What is MS?

Multiple Sclerosis (MS) is a chronic inflammatory autoimmune disease that damages the fatty material called myelin, which is wrapped around your nerves in the central nervous system. Because of the damage, the nerve cells cannot properly communicate with one another, and the signals between the brain and the rest of the body do not travel correctly anymore. Symptoms can vary massively between patients and may include problems with muscle control, balance, vision or speech.


The exact cause of MS remains unknown, but there are many ongoing studies on genetic and non-genetic risk factors, including exposure to viruses, vitamin D levels, smoking and obesity.

Although there is no cure for Multiple Sclerosis at this time, substantial research on this disease is underway. In addition, with the help of various societies, including the Swiss Multiple Sclerosis Society, and better treatment options than ever before, quality of life is improving for many MS patients.

Swiss MS Registry

A vital aspect of performing impactful research on the topic of MS is to have good knowledge on the epidemiology of the disease in any given region of the world. Whilst Switzerland has very active ongoing research on MS, a national registry did not, until now, exist. In 2013 the Swiss MS Society partnered with the University of Zurich to initiate and fund a national MS registry for Switzerland.

The goal of the registry is to gather information about MS patients throughout Switzerland, in order to provide a knowledge base that informs both patients and healthcare professionals about strategies for evidence-based and patient-centred care.

Multiple Sclerosis is a variable condition and is different for everyone who has it. Because it is so different for each person, it is important that MS patients share their stories with each other and the public. The collection of these stories are also a part of the new MS registry, and the celebration of the stories will be a part of Swiss MS Day.

«The fate and path of every MS affected person is important to truly understand Multiple Sclerosis. Hence the Swiss Multiple Sclerosis Society and the EBP Institute (University of Zurich) will launch the Swiss MS Registry at the first Swiss MS Day in Zurich. The Swiss MS Registry was developed in close collaboration with those who have MS, as well as with medical professionals, in order to improve their quality of life and to one day succeed in finally beating MS.»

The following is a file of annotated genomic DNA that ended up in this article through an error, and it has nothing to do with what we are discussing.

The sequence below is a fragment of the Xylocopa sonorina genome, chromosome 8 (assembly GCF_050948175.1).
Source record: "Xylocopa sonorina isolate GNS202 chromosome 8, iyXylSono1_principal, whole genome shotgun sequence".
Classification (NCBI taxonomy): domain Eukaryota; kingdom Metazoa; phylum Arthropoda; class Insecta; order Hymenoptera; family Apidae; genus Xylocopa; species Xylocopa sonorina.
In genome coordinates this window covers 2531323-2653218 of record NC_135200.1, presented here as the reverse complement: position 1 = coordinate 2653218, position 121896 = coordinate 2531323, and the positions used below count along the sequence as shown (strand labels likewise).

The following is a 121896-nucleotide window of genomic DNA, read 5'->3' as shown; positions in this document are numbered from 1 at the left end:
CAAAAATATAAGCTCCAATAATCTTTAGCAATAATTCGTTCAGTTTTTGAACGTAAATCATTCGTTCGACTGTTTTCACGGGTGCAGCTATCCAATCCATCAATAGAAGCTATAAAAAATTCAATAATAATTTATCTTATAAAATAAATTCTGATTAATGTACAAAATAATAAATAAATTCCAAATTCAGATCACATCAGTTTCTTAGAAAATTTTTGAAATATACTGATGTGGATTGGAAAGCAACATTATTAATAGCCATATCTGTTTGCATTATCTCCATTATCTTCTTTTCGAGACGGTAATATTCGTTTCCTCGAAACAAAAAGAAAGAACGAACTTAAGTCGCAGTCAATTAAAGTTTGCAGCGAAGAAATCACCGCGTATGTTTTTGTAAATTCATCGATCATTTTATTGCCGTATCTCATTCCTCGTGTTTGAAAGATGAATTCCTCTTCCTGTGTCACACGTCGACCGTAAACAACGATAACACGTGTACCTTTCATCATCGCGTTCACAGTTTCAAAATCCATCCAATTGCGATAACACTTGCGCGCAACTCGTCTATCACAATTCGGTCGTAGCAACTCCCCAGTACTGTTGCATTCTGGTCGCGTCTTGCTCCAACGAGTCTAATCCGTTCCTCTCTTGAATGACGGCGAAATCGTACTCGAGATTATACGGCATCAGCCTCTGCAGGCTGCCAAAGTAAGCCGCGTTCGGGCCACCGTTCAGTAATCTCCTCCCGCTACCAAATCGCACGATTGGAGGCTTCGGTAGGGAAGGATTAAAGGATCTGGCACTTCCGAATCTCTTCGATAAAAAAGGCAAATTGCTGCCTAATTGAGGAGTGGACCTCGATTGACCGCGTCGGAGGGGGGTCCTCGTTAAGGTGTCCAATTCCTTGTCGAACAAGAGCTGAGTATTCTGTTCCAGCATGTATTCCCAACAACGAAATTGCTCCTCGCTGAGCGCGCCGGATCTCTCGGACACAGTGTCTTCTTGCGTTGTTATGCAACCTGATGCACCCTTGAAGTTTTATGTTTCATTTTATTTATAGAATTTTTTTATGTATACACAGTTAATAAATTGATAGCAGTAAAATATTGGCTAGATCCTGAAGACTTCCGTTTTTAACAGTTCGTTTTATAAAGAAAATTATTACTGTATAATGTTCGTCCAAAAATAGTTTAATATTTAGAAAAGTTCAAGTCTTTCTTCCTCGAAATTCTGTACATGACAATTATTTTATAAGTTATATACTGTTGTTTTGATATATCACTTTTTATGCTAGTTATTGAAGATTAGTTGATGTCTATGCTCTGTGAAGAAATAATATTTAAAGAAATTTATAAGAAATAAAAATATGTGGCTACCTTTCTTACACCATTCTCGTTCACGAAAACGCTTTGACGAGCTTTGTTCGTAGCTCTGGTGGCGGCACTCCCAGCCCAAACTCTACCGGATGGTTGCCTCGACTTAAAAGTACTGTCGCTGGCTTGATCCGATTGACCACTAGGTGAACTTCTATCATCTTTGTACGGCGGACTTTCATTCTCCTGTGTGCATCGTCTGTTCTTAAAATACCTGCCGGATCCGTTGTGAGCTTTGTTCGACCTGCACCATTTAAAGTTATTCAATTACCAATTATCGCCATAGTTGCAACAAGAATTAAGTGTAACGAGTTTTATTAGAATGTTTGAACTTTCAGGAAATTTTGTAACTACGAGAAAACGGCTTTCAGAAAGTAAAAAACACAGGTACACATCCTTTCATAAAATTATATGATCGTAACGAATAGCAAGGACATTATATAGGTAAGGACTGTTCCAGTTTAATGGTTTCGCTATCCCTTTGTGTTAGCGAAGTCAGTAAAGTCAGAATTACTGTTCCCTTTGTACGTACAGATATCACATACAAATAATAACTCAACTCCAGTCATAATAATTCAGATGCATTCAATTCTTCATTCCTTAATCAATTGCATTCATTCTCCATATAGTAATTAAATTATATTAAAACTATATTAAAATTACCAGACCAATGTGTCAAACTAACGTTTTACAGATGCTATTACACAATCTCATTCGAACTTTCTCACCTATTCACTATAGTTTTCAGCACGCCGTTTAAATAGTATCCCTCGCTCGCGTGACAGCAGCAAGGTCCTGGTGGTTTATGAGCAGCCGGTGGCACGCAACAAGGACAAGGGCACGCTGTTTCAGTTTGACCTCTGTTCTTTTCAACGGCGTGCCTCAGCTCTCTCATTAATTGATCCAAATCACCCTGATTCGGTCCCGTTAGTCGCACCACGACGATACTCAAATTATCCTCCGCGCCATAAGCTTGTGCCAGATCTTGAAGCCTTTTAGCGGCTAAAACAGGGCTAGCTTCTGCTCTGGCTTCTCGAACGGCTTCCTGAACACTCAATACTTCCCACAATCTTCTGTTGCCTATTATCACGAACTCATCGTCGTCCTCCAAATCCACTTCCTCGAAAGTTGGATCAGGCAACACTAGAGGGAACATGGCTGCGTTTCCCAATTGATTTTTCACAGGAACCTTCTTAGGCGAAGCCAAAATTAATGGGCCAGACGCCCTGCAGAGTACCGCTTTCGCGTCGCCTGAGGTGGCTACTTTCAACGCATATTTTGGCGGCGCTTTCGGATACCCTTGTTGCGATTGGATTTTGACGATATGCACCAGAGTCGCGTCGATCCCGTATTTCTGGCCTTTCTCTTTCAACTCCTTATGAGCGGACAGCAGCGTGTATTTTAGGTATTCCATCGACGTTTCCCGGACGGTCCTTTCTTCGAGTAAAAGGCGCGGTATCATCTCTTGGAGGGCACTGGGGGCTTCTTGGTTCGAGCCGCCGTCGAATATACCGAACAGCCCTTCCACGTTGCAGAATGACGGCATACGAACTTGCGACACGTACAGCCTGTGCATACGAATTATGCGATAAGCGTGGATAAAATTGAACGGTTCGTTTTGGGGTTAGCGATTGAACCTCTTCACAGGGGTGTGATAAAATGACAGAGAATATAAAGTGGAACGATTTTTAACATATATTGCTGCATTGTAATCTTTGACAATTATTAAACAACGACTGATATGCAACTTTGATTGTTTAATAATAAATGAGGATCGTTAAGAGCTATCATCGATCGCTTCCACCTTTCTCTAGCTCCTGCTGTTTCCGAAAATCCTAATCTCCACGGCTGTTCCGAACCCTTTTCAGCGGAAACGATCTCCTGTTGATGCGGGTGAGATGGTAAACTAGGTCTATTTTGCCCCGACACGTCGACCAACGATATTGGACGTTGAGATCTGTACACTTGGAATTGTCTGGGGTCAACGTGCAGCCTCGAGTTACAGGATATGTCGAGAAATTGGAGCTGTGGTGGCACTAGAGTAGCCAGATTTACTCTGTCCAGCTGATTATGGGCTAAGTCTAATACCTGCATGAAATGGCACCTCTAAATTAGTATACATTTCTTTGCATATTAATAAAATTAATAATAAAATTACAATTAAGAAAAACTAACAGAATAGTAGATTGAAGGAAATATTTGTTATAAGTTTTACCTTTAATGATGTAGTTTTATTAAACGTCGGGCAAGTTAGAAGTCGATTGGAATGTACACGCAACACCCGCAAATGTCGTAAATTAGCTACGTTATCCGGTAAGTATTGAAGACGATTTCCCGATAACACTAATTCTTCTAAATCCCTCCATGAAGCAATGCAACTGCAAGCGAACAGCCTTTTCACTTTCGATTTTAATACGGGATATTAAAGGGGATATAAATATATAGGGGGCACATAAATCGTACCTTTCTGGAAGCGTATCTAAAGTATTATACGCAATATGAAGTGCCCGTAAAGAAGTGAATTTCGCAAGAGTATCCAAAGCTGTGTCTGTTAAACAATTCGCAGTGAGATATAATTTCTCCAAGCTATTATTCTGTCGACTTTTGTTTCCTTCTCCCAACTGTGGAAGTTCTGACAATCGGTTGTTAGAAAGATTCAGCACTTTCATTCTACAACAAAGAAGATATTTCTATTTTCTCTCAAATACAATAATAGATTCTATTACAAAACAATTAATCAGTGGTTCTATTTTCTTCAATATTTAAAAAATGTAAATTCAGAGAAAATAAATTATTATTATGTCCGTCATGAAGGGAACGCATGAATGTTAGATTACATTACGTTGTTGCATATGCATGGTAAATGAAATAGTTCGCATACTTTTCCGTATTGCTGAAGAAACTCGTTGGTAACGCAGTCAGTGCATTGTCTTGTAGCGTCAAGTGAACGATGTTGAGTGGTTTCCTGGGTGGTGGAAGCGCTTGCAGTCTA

Christoph LotterVice Director, Swiss Multiple Sclerosis Society

Swiss MS Day

In celebration of the new registry, the Swiss MS Society is hosting a daylong event dedicated to MS on Swiss MS Day, Saturday, June 25. The first annual national Swiss MS day will showcase the variety of areas the society is working on each day: leisure and quality of life, education and work, therapy and life improvement and knowledge and research. The event will be packed with information and services, special guests, entertainment and hosted by former Miss Switzerland, Christa Rigozzi. The event is free of charge and the agenda, along with other information, can be found on the Swiss MS Society’s website. is the communications partner for the Swiss MS Society. We are proud to support their hard-work and effort to help those with MS throughout Switzerland.

World Health Day 2016: Beat #diabetes

The World Health Organization’s annual World Health Day will be held 7 April, and will tackle the growing global issue of #diabetes.

According to the WHO, the broad goals of making diabetes the focus of #WorldHealthDay2016 are to increase prevention efforts, strengthen care and enhance surveillance. In more detail:

  • Increase awareness about the rise in diabetes, and its staggering burden and consequences, in particular in low-and middle-income countries.
  • Trigger a set of specific, effective and affordable actions to tackle diabetes. These will include steps to prevent diabetes and diagnose, treat and care for people with diabetes.
  • Launch the first global report on diabetes, which will describe the burden and consequences of diabetes and advocate for stronger health systems to ensure improved surveillance, enhanced prevention, and more effective management of diabetes1.